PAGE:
Many companies may want to "green" their supply chains, but their actual method of doing so could differ. This is because of some pretty key differences in various industries which could define any kind of action. Guitar makers are taking a closer look at their chance to improve sustainability. To continue driving value in this area, businesses can look for global sourcing solutions that help them stay efficient no matter how long and twisted their supply chain grows.
Charlie Redden to speak at convention
Who better to discuss this topics than a guitar supply chain expert? Charlie Redden of Taylor Guitars will address the TPA Supply Chain Conference in San Diego next year, as the official website stated. In a 2013 interview with Inside Supply Management Magazine, Redden expressed hope that sustainable, environmentally conscious supply chains can persuade others to follow suit as business evolves. He also said that he supports supply chain professionals who "dig deeper."
"By learning as much as possible about the parts being purchased, they may find less expensive alternatives, uncover bad business practices or network with those farther behind the supply chain that can help everyone along the way," he said.
The Gibson raid
It's hard to talk about the guitar industry's supply chain issues without mentioning specific incidents from 2011. The Department of Justice targeted guitar company Gibson over alleged violations of the Lacey Act, claiming that the manufacturer used illegal and endangered wood in some of its products.
The following year, The Hill reported that Gibson resolved the issue by agreeing to pay $350,000 in different penalties, more than the value of the material seized by the government. Gibson was not officially charged with violation of the Act, which concerns, among other things, illegal transport of natural goods, but the connection seems to at least have prompted the settlement. In addition to reducing gas emissions and other effects, a business can look to government compliance regulators to mitigate possible concerns and leave their operations in better condition.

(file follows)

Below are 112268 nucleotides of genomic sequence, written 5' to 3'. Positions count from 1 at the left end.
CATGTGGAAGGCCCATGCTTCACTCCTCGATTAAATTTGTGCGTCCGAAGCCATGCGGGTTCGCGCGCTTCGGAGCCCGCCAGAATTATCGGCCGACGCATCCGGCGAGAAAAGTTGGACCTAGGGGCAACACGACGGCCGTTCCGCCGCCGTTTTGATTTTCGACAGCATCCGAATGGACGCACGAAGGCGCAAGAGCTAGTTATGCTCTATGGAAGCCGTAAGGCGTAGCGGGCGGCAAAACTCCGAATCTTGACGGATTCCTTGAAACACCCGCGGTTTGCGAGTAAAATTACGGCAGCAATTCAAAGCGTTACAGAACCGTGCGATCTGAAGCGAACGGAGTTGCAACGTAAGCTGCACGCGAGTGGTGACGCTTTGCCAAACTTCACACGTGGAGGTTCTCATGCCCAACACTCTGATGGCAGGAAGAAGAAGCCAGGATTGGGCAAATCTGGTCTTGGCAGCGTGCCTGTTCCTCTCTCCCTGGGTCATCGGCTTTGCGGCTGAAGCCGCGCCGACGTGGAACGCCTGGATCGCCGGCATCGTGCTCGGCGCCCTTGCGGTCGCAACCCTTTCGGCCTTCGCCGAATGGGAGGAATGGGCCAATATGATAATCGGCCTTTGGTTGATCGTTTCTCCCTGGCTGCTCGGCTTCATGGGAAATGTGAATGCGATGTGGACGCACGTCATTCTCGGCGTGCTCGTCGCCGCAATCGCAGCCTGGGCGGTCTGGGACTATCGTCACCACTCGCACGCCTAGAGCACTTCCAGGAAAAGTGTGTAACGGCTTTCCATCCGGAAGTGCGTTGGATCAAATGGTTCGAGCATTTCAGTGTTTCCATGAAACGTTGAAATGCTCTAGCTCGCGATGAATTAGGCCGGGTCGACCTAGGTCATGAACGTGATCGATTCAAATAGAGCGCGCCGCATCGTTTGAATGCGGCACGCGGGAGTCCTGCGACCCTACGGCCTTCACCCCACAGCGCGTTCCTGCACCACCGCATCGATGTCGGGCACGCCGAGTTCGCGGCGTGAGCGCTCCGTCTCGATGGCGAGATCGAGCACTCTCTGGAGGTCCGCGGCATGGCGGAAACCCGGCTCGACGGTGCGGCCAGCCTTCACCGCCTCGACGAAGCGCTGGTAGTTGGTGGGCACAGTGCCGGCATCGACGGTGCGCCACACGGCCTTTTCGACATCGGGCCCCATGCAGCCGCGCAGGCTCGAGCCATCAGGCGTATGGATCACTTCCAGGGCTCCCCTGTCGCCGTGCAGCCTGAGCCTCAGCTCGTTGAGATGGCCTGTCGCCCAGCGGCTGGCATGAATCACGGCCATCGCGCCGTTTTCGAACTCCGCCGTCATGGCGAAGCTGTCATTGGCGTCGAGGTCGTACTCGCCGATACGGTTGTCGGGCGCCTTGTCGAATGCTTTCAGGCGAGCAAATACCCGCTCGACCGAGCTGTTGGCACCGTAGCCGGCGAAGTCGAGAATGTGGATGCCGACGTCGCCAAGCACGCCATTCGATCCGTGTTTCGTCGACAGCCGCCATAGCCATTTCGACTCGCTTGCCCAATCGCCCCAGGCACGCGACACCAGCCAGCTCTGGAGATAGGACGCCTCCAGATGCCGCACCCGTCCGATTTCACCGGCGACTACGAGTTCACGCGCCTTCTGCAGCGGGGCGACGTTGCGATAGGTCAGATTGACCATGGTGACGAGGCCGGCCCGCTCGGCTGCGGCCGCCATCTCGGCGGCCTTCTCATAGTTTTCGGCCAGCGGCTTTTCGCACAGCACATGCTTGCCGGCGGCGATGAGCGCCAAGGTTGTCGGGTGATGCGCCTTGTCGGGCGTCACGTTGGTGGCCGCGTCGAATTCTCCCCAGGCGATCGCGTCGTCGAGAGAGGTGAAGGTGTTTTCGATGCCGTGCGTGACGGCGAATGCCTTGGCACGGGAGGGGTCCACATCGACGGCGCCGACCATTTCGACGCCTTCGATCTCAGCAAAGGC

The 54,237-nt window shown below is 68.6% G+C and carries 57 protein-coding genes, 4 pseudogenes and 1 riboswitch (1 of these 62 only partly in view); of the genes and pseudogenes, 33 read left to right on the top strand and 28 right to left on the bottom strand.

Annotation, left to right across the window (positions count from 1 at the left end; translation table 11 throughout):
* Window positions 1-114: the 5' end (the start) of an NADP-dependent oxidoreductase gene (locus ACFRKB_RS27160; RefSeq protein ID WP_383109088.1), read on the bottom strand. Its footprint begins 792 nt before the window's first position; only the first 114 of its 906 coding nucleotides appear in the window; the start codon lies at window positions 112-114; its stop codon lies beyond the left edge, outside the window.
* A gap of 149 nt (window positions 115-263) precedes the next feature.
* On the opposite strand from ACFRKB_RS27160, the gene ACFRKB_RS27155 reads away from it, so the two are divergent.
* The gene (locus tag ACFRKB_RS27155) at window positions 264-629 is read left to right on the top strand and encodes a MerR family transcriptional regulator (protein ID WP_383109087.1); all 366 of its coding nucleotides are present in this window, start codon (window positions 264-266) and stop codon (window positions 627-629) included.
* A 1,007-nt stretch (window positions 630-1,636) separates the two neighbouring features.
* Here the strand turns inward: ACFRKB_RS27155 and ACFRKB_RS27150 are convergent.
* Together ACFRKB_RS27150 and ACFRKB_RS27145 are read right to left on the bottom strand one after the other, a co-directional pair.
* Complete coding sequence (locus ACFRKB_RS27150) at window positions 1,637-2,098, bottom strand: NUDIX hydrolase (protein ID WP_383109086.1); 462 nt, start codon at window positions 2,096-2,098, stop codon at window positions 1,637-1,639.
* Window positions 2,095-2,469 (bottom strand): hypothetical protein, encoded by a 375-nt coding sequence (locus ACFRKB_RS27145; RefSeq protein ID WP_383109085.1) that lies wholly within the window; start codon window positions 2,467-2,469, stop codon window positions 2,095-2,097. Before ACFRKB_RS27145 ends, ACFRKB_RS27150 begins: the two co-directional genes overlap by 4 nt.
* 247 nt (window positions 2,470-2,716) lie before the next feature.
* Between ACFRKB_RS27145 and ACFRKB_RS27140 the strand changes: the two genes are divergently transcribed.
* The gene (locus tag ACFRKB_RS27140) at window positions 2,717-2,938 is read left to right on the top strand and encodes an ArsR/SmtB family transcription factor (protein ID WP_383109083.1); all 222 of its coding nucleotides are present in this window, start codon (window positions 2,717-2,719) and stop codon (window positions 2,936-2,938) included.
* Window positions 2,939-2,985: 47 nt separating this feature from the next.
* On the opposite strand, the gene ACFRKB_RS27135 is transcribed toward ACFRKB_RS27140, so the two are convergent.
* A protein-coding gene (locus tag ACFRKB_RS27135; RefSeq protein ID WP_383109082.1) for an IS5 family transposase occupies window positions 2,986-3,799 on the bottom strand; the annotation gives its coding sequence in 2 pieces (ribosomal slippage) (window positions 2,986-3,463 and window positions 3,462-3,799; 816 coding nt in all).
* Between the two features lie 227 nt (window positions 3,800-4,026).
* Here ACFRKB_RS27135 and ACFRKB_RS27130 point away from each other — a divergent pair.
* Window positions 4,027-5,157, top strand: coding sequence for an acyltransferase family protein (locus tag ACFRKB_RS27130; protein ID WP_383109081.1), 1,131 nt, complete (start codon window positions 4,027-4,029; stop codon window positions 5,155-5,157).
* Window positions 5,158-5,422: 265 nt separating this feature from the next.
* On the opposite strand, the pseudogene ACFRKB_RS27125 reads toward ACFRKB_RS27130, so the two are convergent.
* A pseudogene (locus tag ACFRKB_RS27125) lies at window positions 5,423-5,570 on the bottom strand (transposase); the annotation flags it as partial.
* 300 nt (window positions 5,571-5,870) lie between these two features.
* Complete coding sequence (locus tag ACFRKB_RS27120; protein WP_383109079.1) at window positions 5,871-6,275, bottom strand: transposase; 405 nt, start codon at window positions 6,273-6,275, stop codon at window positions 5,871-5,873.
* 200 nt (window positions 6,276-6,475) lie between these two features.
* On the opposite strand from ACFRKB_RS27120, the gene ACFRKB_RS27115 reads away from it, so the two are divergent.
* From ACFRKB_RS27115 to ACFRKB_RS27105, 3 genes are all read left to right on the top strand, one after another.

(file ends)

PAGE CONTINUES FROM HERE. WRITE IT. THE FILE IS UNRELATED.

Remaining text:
Finding ethical wood sources
By now, it should be clear that sourcing wood ethically can help businesses demonstrate green values. Trees need to be both legally produced and sustainable, perhaps from a strong forested region, to match up with government and industry requirements.
Environmental news site EarthFix spoke to Steve McMinn, a supplier who works with guitar manufacturers. He recommended against sourcing wood from tropical locations, which could be subject to poaching and thefts, although these problems also appear in other regions.
There's another factor which will determine whether a guitar maker chooses a certain source: "figure." This, according to the article, is the shape of the grain on the wood, which can dramatically change its worth.
In the end, it's not hard to imagine a major guitar brand wanting the best in ethics, sustainability and figure type all in a single source. Since it can take a long time for trees to mature, it's difficult to wait too long for any particular development.
Strategic sourcing is one approach to the supply chain that will help guitar makers switch tactics without losing any value. Smart solutions are necessary when a company has several different goals to meet at once.